What The Little Rock Nine Endured For A Better Education

What The Little Rock Nine Endured For A Better Education
On Sept. 25, 1957, the Little Rock Nine attended their first full day at Central High School.

Monday marks the 60th anniversary of the Little Rock Nine's first full day at Central High School — one of the first schools to test the Supreme Court's Brown v. Board of Education decision.

"I could hear the noise, the name-calling and stuff, but I didn't know that people were getting knocked down with sticks and bats and bricks and all that," Jefferson Thomas said in 2004 about his first day at Central High School.

"It took a long time for me to realize how much danger I faced."

In the weeks prior to Sept. 25, 1957, Arkansas' governor deployed the National Guard to prevent the integration. Troops and mobs of segregationists blocked the black students from entering the school. At one point, a mob surrounded 15-year-old Elizabeth Eckford and threatened to lynch her.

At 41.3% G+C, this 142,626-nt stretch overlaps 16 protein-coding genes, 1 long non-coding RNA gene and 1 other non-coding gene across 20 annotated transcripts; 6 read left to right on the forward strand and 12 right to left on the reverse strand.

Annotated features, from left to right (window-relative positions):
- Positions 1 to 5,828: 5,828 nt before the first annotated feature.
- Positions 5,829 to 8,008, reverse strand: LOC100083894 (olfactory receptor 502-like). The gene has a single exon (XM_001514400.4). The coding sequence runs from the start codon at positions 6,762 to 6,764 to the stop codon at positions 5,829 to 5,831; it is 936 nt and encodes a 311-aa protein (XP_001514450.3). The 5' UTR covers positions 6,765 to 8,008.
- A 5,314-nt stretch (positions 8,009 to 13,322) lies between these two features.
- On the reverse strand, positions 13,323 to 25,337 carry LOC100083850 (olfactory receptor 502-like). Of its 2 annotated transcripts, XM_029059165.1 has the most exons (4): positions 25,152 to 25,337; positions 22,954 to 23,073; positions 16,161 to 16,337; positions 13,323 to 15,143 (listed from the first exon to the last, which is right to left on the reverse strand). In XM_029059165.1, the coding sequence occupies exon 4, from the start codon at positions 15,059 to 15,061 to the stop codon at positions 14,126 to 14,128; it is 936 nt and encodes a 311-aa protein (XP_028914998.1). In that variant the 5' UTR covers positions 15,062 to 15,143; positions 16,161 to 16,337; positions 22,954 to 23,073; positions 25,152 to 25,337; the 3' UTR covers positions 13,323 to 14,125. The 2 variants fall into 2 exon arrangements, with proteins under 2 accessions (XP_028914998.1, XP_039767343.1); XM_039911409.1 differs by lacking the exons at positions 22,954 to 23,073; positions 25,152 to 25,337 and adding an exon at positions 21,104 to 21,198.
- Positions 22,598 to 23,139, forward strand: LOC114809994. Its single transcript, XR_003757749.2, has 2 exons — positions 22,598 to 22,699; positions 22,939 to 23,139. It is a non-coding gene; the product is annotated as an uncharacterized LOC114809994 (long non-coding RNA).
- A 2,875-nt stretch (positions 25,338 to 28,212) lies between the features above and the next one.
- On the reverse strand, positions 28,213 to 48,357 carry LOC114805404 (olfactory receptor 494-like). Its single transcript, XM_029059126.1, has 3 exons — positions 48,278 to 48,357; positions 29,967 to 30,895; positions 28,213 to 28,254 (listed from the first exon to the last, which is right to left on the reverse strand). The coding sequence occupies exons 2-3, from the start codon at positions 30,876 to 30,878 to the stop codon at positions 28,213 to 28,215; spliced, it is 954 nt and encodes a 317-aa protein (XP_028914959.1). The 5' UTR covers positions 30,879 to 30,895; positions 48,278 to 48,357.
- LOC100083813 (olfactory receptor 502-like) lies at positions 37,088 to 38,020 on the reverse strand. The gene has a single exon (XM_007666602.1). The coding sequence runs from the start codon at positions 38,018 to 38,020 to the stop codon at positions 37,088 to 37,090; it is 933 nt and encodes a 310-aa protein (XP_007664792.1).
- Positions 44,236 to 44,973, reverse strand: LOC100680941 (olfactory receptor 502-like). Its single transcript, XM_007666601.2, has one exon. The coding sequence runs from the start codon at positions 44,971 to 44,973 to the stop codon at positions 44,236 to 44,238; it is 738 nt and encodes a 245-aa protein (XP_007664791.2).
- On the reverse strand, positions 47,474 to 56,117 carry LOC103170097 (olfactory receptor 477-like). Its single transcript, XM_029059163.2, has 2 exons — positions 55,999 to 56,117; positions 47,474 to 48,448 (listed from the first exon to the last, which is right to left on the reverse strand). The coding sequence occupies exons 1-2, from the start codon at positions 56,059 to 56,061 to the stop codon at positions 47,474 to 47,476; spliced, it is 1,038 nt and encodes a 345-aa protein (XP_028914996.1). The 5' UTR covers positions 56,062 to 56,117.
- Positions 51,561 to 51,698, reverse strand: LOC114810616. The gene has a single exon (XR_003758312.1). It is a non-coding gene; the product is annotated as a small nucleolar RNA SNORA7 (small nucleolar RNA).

In an interview decades later, Melba Pattillo Beals said she remembered feeling "stark raving fear" when she first entered the school.

The city's mayor asked President Eisenhower to intervene. Eisenhower federalized the Arkansas National Guard and sent the troops to the school Sept. 24. They stayed the whole year to keep the peace and protect the nine students. But people reportedly tormented the Little Rock Nine anyway, damaged their lockers and even physically assaulted them.

Despite those struggles, the Little Rock Nine have said they benefited from the integration. Beals said in the 1985 interview that she originally enrolled "because they had more privileges; they had more equipment; they had five floors of opportunities."

And when asked in 1979 if the struggles were "worth the sacrifice," Ernest Green said he would do it again if he had to. For him, it wasn't just about going to high school; it was about starting change in his community.